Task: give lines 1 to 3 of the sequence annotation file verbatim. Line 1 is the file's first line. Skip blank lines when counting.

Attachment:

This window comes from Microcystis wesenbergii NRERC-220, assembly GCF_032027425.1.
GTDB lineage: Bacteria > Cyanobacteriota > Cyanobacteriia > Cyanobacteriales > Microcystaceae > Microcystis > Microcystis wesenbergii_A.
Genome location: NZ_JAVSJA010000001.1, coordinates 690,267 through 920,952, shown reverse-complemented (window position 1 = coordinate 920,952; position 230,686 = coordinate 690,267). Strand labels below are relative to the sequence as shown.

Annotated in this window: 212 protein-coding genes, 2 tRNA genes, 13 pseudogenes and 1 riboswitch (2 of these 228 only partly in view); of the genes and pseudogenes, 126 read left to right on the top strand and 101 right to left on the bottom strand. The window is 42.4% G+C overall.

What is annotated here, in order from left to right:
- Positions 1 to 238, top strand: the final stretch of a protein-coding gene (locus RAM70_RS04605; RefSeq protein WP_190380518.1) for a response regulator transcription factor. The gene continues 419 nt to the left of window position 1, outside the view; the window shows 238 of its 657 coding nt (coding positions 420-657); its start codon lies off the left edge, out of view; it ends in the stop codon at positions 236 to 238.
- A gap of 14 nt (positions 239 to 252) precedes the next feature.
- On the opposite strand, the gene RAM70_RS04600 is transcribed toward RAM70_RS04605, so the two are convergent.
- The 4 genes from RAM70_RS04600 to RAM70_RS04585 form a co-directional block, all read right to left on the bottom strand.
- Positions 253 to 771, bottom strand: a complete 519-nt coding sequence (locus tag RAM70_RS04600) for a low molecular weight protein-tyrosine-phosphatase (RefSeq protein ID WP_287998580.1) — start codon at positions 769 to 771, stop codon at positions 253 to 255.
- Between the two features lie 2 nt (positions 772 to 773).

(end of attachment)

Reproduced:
This window comes from Microcystis wesenbergii NRERC-220, assembly GCF_032027425.1.
GTDB lineage: Bacteria > Cyanobacteriota > Cyanobacteriia > Cyanobacteriales > Microcystaceae > Microcystis > Microcystis wesenbergii_A.
Genome location: NZ_JAVSJA010000001.1, coordinates 690,267 through 920,952, shown reverse-complemented (window position 1 = coordinate 920,952; position 230,686 = coordinate 690,267). Strand labels below are relative to the sequence as shown.